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Commonwealth plaza was swarming with large groups of teens and young adults, and many appeared wide eyed at possibly their first visit to the Kimmel Center.  The source of all these groups became clear as we waited patiently for the musicians to arrive on stage.  A man with a binder in the third row stood up, faced the audience and raised his arms.  A hush instantly fell upon Verizon Hall.  He had no connection with Eric Whitacre or his Singers, but the audience, full of self proclaimed choir geeks, was adept at following the guidance of a conductor; and so they did.  Laughter soon followed as we realized the temporary power of one audience member with some spunk and a sense of humor.  

The choir of 28 singers took the stage followed by a roar from the audience as Eric Whitacre came into view.  According to an article in NPR in 2010, over 42 million people sing in choirs in the USA, and that was in the early days of the Eric Whitacre phenomenon.  His rock star persona has fanned the flames of singers, so that number must surely be higher today.  Inna Heasley wrote about his influence and conducted an interview with him prior to this premier concert in Philadelphia.  For more information, please read her article here and interview here.  It was clear before a note was sung that Eric Whitacre had, indeed, developed a devoted audience and they were eagerly anticipating an evening of choral music.  

One immediate challenge was the size of Verizon hall.  Twenty eight opera singers would have no trouble filling the room with sound, but the beauty of this choir was its very soft tones and lack of vibrato.  The presenters wisely restricted ticket sales to only the orchestra and first tier, which brought the audience closer to the stage and left the hall with a surprisingly lively acoustic.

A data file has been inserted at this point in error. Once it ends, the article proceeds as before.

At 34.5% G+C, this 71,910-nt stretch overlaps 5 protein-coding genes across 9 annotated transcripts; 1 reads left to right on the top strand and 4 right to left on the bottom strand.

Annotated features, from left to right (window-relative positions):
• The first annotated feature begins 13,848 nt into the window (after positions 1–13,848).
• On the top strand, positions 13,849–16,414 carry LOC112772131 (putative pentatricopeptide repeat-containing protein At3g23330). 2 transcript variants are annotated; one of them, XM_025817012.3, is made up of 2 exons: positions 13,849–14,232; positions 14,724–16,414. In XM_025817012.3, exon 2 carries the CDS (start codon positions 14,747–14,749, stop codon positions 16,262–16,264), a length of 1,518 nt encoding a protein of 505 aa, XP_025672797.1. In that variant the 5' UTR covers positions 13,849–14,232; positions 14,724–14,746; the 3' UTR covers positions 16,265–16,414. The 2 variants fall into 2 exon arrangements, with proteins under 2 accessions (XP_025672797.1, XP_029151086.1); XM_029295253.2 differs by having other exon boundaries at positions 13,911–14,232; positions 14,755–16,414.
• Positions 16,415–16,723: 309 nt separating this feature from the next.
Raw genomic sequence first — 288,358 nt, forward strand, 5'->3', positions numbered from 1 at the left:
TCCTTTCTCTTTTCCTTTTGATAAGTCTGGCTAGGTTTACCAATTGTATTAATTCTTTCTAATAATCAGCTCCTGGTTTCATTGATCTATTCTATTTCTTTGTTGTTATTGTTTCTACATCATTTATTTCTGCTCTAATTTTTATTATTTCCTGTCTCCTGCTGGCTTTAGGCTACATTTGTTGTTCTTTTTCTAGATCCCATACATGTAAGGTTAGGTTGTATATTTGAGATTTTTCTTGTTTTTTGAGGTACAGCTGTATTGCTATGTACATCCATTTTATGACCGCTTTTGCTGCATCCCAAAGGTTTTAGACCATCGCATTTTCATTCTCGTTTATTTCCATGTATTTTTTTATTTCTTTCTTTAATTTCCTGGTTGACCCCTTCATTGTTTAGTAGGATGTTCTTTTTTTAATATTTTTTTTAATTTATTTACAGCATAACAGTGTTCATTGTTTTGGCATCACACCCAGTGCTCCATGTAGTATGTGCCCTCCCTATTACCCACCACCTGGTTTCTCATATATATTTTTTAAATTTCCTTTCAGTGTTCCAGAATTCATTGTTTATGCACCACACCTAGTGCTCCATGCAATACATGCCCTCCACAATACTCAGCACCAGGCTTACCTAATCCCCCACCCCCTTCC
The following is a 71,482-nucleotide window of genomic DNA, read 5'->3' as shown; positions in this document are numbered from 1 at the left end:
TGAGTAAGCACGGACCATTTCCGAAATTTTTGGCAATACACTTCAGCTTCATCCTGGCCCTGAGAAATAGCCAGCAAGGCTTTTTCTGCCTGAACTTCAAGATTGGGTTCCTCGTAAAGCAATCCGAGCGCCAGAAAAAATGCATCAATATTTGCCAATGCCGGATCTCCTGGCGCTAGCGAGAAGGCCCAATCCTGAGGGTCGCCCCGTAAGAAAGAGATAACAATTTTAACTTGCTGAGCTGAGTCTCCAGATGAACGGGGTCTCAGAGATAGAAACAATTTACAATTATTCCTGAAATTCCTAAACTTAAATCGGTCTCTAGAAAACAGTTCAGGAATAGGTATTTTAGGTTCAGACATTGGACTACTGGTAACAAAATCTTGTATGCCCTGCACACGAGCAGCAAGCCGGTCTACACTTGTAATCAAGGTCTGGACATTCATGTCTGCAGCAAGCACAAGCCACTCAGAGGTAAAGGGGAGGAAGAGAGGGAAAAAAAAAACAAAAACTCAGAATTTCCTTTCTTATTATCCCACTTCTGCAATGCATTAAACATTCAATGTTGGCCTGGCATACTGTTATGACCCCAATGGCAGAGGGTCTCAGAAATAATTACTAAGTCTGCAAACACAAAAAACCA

The program was a mixture of original music composed by Eric Whitacre and a wide selection of other pieces ranging from Bach to Depeche Mode.  The singers were pitch perfect.  In fact, as far as I could detect, they never relied on external tuning at all.  A few singers that must have the rare gift of absolute pitch set the starting pitches prior to each piece. Their blending and dynamic control were masterful as well.  Whitacre conducted expressively and almost appeared to paint the music with his arms.  

The works that stood out for me were:

Whitacre: Leonardo Dreams of His Flying Machine - This work had interesting text and vocal techniques that sometimes literally demonstrated the words through music.

Whitacre: Animal Crackers - Special vocal effects were used again, but this time for humor.  Whitacre introduced this collection of short pieces with self deprecating humor which helped set the tone, and the audience enjoyed a rare treat of humor in music.

Edwin London, Bach: Come sweet death - This "re-composition" by London began with the original "Come sweet death" by Bach, then repeated it in super slow motion with smeared timing.  Whitacre described it as paint splotches spread out in long lines, and that's exactly as it appeared.  It was a fascinating work that was better understood through Whitacre's description and the matching arm movements by the choir.  It drew an enthusiastic response from the expert audience.

The Whitacre Singers completed the concert with a series of encores, each one greatly appreciated by an audience that appeared like it could go for a couple more hours.  Alas, the Whitacre could not even remain after the concert to sign CDs as they still needed to get to New York City that night.  Maybe next time he'll linger a little longer in Philadelphia.

Disclaimer: This article is an observation from the viewpoint of a "regular member" of the audience, not a critical review.

4 years ago | Read Full Story
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